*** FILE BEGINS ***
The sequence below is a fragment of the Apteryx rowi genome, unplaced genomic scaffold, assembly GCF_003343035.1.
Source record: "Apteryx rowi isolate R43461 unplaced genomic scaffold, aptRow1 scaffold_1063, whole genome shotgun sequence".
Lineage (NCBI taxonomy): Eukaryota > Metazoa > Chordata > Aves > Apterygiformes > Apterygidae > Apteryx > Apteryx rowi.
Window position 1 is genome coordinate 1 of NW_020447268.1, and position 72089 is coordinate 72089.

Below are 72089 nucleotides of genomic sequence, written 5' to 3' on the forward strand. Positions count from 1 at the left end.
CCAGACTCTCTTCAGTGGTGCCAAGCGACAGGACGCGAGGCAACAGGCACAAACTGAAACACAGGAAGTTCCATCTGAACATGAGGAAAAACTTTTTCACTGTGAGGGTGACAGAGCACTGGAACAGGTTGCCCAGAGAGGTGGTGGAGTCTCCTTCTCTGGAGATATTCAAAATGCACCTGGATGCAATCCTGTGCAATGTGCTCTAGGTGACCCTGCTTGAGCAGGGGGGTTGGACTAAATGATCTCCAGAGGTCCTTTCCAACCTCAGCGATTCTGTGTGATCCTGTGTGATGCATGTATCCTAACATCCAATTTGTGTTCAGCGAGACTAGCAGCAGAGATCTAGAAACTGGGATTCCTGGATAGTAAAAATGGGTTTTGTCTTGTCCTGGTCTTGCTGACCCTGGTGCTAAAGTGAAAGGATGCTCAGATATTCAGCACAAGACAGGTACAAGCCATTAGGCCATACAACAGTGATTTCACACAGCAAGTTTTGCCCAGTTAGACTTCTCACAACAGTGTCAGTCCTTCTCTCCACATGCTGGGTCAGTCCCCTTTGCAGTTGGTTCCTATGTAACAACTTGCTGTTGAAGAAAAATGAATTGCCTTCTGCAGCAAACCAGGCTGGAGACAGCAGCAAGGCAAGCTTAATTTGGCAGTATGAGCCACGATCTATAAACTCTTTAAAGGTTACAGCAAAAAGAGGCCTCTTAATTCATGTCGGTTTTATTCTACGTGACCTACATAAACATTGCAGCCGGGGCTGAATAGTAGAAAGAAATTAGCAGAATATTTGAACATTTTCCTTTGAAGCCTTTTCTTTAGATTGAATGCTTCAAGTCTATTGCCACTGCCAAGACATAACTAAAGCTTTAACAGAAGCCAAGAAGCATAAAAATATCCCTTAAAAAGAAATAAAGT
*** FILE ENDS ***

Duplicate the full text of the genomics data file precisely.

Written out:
The sequence below is a fragment of the Apteryx rowi genome, unplaced genomic scaffold, assembly GCF_003343035.1.
Source record: "Apteryx rowi isolate R43461 unplaced genomic scaffold, aptRow1 scaffold_1063, whole genome shotgun sequence".
Lineage (NCBI taxonomy): Eukaryota > Metazoa > Chordata > Aves > Apterygiformes > Apterygidae > Apteryx > Apteryx rowi.
Window position 1 is genome coordinate 1 of NW_020447268.1, and position 72089 is coordinate 72089.

Below are 72089 nucleotides of genomic sequence, written 5' to 3' on the forward strand. Positions count from 1 at the left end.
CCAGACTCTCTTCAGTGGTGCCAAGCGACAGGACGCGAGGCAACAGGCACAAACTGAAACACAGGAAGTTCCATCTGAACATGAGGAAAAACTTTTTCACTGTGAGGGTGACAGAGCACTGGAACAGGTTGCCCAGAGAGGTGGTGGAGTCTCCTTCTCTGGAGATATTCAAAATGCACCTGGATGCAATCCTGTGCAATGTGCTCTAGGTGACCCTGCTTGAGCAGGGGGGTTGGACTAAATGATCTCCAGAGGTCCTTTCCAACCTCAGCGATTCTGTGTGATCCTGTGTGATGCATGTATCCTAACATCCAATTTGTGTTCAGCGAGACTAGCAGCAGAGATCTAGAAACTGGGATTCCTGGATAGTAAAAATGGGTTTTGTCTTGTCCTGGTCTTGCTGACCCTGGTGCTAAAGTGAAAGGATGCTCAGATATTCAGCACAAGACAGGTACAAGCCATTAGGCCATACAACAGTGATTTCACACAGCAAGTTTTGCCCAGTTAGACTTCTCACAACAGTGTCAGTCCTTCTCTCCACATGCTGGGTCAGTCCCCTTTGCAGTTGGTTCCTATGTAACAACTTGCTGTTGAAGAAAAATGAATTGCCTTCTGCAGCAAACCAGGCTGGAGACAGCAGCAAGGCAAGCTTAATTTGGCAGTATGAGCCACGATCTATAAACTCTTTAAAGGTTACAGCAAAAAGAGGCCTCTTAATTCATGTCGGTTTTATTCTACGTGACCTACATAAACATTGCAGCCGGGGCTGAATAGTAGAAAGAAATTAGCAGAATATTTGAACATTTTCCTTTGAAGCCTTTTCTTTAGATTGAATGCTTCAAGTCTATTGCCACTGCCAAGACATAACTAAAGCTTTAACAGAAGCCAAGAAGCATAAAAATATCCCTTAAAAAGAAATAAAGT